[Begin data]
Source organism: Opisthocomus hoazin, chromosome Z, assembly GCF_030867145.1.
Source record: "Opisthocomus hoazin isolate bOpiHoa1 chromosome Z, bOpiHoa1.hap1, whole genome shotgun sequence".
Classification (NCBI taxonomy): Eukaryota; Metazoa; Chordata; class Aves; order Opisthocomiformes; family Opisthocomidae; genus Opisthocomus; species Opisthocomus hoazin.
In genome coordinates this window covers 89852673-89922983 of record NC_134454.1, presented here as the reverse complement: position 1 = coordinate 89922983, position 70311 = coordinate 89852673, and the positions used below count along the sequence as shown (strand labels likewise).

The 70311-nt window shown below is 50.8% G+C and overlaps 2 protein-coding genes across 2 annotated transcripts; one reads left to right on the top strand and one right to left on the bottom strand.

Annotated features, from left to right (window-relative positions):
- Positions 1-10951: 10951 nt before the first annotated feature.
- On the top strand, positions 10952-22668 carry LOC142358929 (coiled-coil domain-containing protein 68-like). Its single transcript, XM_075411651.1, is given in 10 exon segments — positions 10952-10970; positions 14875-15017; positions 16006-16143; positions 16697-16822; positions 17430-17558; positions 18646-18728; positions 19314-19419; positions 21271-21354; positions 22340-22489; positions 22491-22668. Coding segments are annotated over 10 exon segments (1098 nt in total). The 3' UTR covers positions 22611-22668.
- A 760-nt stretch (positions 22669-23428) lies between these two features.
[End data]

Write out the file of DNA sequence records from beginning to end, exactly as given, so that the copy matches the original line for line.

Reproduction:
Source organism: Opisthocomus hoazin, chromosome Z, assembly GCF_030867145.1.
Source record: "Opisthocomus hoazin isolate bOpiHoa1 chromosome Z, bOpiHoa1.hap1, whole genome shotgun sequence".
Classification (NCBI taxonomy): Eukaryota; Metazoa; Chordata; class Aves; order Opisthocomiformes; family Opisthocomidae; genus Opisthocomus; species Opisthocomus hoazin.
In genome coordinates this window covers 89852673-89922983 of record NC_134454.1, presented here as the reverse complement: position 1 = coordinate 89922983, position 70311 = coordinate 89852673, and the positions used below count along the sequence as shown (strand labels likewise).

The 70311-nt window shown below is 50.8% G+C and overlaps 2 protein-coding genes across 2 annotated transcripts; one reads left to right on the top strand and one right to left on the bottom strand.

Annotated features, from left to right (window-relative positions):
- Positions 1-10951: 10951 nt before the first annotated feature.
- On the top strand, positions 10952-22668 carry LOC142358929 (coiled-coil domain-containing protein 68-like). Its single transcript, XM_075411651.1, is given in 10 exon segments — positions 10952-10970; positions 14875-15017; positions 16006-16143; positions 16697-16822; positions 17430-17558; positions 18646-18728; positions 19314-19419; positions 21271-21354; positions 22340-22489; positions 22491-22668. Coding segments are annotated over 10 exon segments (1098 nt in total). The 3' UTR covers positions 22611-22668.
- A 760-nt stretch (positions 22669-23428) lies between these two features.